President Trump’s cabinet is worth a combined $14 billion, and they are catching flack in recent weeks for confessing an inability to keep track of their vast sums of wealth. Private bankers who work with the ultra rich say that if they had a dollar for every time a client forgot about a million, they would be, well, almost as rich as their clients.
Five years ago Goldman Sachs played the arch-villain of the financial crash, the very essence of a greedy, rapacious bank that profited while ripping off its own customers and the American people. Is there a way to counter the Goldman Sachs occupation of the Trump administration? The answer might be a new Occupy Wall Street movement.
In a confirmation hearing before the Senate Finance Committee, President-elect Donald Trump’s pick to lead the Treasury was attacked for failing to promptly disclose he was a director of an offshore business vehicle domiciled in the Cayman Islands and owned more than $100 million in real estate.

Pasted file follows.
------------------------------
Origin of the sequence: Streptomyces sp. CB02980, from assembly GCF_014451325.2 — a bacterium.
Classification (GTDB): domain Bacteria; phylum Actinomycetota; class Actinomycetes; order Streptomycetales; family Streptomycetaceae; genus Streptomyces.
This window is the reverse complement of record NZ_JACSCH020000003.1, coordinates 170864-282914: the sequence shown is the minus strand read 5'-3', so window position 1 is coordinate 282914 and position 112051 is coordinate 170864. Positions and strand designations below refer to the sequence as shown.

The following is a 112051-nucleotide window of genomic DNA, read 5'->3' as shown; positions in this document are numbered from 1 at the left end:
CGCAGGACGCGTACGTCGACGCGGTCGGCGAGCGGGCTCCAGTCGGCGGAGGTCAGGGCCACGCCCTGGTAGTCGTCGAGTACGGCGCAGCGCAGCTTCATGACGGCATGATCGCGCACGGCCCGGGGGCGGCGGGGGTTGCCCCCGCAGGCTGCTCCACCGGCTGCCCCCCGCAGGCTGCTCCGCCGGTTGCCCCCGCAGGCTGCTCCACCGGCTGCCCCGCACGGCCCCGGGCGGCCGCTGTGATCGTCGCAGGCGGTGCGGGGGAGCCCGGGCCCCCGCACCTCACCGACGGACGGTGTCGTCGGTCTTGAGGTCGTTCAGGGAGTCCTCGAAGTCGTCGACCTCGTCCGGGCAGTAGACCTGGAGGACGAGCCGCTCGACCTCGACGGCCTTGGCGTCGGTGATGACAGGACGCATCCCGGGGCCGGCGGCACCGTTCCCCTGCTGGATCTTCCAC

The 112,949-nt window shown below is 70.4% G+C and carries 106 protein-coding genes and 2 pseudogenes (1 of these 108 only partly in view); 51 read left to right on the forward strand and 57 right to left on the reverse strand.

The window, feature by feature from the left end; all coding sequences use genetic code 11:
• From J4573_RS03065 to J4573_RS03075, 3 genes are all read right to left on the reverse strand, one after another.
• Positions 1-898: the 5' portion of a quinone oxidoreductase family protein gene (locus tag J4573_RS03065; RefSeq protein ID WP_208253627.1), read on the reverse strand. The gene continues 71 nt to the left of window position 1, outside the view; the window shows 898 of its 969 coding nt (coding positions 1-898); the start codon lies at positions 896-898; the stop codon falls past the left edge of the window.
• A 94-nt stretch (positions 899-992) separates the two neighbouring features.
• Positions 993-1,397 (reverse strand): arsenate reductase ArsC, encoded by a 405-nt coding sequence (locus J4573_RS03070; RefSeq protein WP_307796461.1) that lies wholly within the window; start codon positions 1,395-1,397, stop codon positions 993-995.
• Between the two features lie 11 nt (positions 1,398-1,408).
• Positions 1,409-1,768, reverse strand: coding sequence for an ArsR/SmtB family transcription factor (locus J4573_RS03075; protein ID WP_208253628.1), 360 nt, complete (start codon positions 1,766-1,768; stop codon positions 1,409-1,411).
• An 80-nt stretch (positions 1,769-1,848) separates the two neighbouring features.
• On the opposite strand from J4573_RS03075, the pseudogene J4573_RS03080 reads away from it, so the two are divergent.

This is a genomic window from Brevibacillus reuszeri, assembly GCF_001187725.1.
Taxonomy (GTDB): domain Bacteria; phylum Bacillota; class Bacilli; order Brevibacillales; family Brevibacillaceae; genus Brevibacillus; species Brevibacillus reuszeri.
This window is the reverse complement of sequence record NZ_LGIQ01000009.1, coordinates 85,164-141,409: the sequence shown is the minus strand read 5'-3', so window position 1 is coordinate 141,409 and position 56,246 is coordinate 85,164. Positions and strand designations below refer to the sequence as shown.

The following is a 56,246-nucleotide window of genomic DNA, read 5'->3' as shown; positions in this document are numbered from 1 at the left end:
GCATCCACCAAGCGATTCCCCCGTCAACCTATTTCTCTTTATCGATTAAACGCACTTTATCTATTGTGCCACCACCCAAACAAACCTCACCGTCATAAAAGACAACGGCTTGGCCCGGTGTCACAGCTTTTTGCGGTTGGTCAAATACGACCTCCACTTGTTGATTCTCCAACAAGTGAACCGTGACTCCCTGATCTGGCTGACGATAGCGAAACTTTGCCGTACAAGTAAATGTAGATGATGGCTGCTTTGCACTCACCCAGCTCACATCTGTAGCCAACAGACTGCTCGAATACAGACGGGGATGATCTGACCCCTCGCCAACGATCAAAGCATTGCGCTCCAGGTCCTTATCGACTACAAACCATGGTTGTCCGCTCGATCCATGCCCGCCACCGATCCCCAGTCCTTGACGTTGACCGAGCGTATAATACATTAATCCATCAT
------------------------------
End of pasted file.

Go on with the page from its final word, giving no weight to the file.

McConnell is the perfect partner and lying propagandist for Trump. He maintains a straight face, which never upstages the coverage of Trump’s latest antics. As Americans will soon see, many shades of darkness inhabit Trump’s Washington.
Despite his promise to unite a deeply divided country, Trump will be sworn in on Jan. 20 leading a Republican Party that early on will push legislation through Congress without significant – or any – Democratic support.
When Steven Mnuchin ran OneWest, the bank aggressively and in some cases, wrongly, foreclosed on elderly homeowners with reverse mortgages. An in-depth review of the bank shows that OneWest had a disproportionate share of such foreclosures.
A desire to fix any billionaire deficit may account for Trump’s decision to stock his administration with real-life tycoons. The way it works is that they cut him into their deals and he lets them influence tax and regulatory laws. This assumes that Trump might participate in such an unseemly trade, heaven forfend.